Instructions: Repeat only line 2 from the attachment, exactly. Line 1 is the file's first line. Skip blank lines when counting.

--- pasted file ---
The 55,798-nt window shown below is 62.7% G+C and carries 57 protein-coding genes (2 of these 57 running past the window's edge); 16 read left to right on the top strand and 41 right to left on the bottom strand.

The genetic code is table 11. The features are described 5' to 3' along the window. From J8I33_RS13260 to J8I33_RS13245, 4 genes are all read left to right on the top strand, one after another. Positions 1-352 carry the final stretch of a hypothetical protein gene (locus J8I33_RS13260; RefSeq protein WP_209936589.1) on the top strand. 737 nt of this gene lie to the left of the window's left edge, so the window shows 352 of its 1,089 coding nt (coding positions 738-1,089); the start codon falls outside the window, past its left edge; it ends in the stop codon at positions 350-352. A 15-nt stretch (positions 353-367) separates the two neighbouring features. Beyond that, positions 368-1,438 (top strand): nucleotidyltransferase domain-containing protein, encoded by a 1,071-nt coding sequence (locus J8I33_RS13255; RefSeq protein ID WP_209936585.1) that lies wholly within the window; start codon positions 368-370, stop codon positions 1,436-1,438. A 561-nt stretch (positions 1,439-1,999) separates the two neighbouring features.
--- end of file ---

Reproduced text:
The genetic code is table 11. The features are described 5' to 3' along the window. From J8I33_RS13260 to J8I33_RS13245, 4 genes are all read left to right on the top strand, one after another. Positions 1-352 carry the final stretch of a hypothetical protein gene (locus J8I33_RS13260; RefSeq protein WP_209936589.1) on the top strand. 737 nt of this gene lie to the left of the window's left edge, so the window shows 352 of its 1,089 coding nt (coding positions 738-1,089); the start codon falls outside the window, past its left edge; it ends in the stop codon at positions 350-352. A 15-nt stretch (positions 353-367) separates the two neighbouring features. Beyond that, positions 368-1,438 (top strand): nucleotidyltransferase domain-containing protein, encoded by a 1,071-nt coding sequence (locus J8I33_RS13255; RefSeq protein ID WP_209936585.1) that lies wholly within the window; start codon positions 368-370, stop codon positions 1,436-1,438. A 561-nt stretch (positions 1,439-1,999) separates the two neighbouring features.